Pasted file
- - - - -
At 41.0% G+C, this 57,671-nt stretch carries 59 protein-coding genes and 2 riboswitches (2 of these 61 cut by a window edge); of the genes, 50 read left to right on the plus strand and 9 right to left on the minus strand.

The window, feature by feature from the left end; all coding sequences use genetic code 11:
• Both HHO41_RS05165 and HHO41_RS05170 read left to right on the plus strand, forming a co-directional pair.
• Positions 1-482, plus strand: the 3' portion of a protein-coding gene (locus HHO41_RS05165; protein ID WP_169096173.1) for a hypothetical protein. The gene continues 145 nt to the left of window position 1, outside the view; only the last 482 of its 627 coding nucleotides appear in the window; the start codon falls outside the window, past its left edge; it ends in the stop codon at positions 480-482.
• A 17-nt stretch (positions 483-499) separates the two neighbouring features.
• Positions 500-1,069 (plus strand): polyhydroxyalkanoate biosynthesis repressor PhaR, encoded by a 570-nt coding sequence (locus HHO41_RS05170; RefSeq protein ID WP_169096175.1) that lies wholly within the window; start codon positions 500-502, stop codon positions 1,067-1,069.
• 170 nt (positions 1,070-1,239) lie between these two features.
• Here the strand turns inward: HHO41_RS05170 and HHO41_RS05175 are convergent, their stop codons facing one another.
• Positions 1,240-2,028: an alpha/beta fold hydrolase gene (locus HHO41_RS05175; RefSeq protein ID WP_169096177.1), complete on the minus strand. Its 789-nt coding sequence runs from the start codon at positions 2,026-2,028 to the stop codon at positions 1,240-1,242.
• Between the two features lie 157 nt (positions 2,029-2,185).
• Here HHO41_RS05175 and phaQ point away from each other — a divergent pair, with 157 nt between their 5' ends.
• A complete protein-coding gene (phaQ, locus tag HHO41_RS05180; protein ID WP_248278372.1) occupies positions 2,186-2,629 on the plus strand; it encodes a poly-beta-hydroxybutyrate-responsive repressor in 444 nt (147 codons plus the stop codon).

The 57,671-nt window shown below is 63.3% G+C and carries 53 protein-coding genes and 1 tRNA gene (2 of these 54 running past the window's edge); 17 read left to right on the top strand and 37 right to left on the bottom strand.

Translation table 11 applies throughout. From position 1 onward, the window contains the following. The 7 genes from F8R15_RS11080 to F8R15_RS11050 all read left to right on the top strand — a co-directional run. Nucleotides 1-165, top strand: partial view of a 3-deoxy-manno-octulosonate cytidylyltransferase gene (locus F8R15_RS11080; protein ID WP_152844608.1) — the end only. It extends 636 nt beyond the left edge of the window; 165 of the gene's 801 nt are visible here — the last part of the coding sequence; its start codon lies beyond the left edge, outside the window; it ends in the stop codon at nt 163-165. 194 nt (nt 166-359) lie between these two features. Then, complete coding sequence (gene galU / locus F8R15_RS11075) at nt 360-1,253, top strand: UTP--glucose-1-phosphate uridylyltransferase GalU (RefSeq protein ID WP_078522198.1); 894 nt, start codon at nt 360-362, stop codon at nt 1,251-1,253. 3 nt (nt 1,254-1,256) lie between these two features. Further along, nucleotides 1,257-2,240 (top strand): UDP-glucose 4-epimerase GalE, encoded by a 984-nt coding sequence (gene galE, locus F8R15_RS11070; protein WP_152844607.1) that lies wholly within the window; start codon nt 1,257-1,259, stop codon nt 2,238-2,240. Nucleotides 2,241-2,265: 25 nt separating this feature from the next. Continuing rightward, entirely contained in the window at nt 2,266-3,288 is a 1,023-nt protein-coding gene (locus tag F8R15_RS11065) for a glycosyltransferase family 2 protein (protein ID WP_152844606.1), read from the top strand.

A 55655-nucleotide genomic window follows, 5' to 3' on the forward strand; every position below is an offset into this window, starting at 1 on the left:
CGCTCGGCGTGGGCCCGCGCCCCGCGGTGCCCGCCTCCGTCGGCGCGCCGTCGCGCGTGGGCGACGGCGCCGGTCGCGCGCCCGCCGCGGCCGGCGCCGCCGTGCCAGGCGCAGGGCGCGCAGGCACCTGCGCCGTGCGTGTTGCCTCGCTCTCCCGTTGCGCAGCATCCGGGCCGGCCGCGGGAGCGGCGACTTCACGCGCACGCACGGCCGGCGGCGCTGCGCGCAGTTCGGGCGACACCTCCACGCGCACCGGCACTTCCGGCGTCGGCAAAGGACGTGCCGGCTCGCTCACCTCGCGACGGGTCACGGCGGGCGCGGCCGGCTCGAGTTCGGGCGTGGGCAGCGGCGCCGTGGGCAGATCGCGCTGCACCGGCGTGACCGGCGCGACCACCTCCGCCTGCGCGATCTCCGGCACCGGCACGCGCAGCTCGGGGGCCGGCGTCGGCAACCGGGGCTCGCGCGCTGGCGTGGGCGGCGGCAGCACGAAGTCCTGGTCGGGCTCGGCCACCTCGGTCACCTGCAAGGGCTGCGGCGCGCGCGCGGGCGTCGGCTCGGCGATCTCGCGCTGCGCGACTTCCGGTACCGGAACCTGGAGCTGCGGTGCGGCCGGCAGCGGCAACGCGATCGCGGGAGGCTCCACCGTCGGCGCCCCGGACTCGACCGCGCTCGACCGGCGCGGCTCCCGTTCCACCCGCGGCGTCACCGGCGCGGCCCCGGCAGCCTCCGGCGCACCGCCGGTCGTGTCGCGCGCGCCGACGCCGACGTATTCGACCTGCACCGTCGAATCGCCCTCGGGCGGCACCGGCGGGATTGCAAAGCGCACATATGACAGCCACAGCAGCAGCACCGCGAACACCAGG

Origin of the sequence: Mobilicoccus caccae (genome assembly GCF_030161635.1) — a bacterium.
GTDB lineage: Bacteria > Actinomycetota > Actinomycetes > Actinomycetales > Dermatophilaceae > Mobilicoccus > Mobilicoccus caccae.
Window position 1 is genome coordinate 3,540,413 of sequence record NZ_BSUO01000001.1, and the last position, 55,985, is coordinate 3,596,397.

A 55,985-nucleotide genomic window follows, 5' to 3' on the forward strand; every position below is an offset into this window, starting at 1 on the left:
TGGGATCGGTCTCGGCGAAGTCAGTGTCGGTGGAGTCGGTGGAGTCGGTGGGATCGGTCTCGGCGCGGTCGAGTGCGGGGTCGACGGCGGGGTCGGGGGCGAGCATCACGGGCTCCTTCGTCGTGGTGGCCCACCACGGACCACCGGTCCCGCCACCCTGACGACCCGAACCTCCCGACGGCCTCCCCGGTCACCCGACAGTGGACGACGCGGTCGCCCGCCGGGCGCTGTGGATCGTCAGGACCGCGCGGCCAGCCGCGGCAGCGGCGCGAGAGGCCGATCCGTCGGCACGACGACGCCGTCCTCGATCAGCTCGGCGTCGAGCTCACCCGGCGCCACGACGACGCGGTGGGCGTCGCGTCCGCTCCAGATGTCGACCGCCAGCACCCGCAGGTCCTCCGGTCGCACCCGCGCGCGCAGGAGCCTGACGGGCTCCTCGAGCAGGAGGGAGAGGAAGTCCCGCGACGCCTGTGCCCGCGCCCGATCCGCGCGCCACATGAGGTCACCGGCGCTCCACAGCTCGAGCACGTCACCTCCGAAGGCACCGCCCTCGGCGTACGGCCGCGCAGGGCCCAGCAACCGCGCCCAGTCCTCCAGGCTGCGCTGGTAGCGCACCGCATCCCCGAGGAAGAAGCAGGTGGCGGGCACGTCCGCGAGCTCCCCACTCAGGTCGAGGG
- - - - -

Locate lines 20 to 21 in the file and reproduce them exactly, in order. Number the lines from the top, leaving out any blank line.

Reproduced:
A 55,985-nucleotide genomic window follows, 5' to 3' on the forward strand; every position below is an offset into this window, starting at 1 on the left:
TGGGATCGGTCTCGGCGAAGTCAGTGTCGGTGGAGTCGGTGGAGTCGGTGGGATCGGTCTCGGCGCGGTCGAGTGCGGGGTCGACGGCGGGGTCGGGGGCGAGCATCACGGGCTCCTTCGTCGTGGTGGCCCACCACGGACCACCGGTCCCGCCACCCTGACGACCCGAACCTCCCGACGGCCTCCCCGGTCACCCGACAGTGGACGACGCGGTCGCCCGCCGGGCGCTGTGGATCGTCAGGACCGCGCGGCCAGCCGCGGCAGCGGCGCGAGAGGCCGATCCGTCGGCACGACGACGCCGTCCTCGATCAGCTCGGCGTCGAGCTCACCCGGCGCCACGACGACGCGGTGGGCGTCGCGTCCGCTCCAGATGTCGACCGCCAGCACCCGCAGGTCCTCCGGTCGCACCCGCGCGCGCAGGAGCCTGACGGGCTCCTCGAGCAGGAGGGAGAGGAAGTCCCGCGACGCCTGTGCCCGCGCCCGATCCGCGCGCCACATGAGGTCACCGGCGCTCCACAGCTCGAGCACGTCACCTCCGAAGGCACCGCCCTCGGCGTACGGCCGCGCAGGGCCCAGCAACCGCGCCCAGTCCTCCAGGCTGCGCTGGTAGCGCACCGCATCCCCGAGGAAGAAGCAGGTGGCGGGCACGTCCGCGAGCTCCCCACTCAGGTCGAGGG